That’s a really good question. Luckily I have a very clear role: my role as commissioner is not to pass judgment on transactions, not to pick a preferable transaction over others, but rather in those very few mergers where there is a very real risk of a substantial prevention or reduction in competition, to ensure we pay attention. Typically mergers most often are a positive means to increase competitiveness and achieve synergies and the like, but we need to ensure those under review do in fact have that outcome.  More than 90 percent of mergers that we look at every year are cleared in 14 days. It’s interesting, sometimes those with the worst competitive effects are in smaller markets, so don’t always hit people’s radar screen. But it’s just as important to protect competition in smaller markets as it is in major markets.

What’s a typical day like?

I’m not sure there is one [laughs]. Lots of meetings, as there’s a significant management role to this job, obviously case investigations, strategy meetings and a lot of internal and external stakeholder meetings. But every day I try to stick in some strategic thinking on cases in particular, and how to plan ahead. I see that very much as part of my responsibility. And as a litigator, I can evaluate what the case would look like before the tribunal if we had to take it on. So there’s a fair bit of time spent on strategic planning for the organization. I also run, to deal with my stress.  And on a personal front, I have two little boys, that like all parents, I’m very proud of. I’m lucky.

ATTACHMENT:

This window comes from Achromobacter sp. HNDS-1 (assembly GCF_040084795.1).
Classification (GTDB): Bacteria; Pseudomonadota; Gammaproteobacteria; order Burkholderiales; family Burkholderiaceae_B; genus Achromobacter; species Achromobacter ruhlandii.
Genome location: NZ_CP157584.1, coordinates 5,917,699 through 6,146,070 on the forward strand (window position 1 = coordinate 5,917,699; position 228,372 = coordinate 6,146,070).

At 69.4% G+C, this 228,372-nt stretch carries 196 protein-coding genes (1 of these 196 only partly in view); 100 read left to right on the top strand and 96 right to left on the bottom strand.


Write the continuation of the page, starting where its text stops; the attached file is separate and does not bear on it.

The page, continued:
What would you like to say to the Class of 2012, in terms of mapping out a career?

Well, I always feel a little humbled by that question because I’m still a work in progress. I would say: Don’t be afraid to take risks because you’re afraid you might fail. That’s how you learn most about yourself and certainly about your work. People talk a lot about making a difference, and making a difference with your law degree, and it’s important to recognize that this can take a lot of different forms.  It can be teaching, it can be organizing a moot court for students still in law school, it can be simply supporting your law school, all while in very traditional practice. So I don’t think that if you’re in traditional practice that you can’t make a difference.  I think you can have it all, you probably can’t have it all at the same time. That’s true for men too. How do I do the kids and career thing? On some days,  not very elegantly.

Photo: Tony Fouhse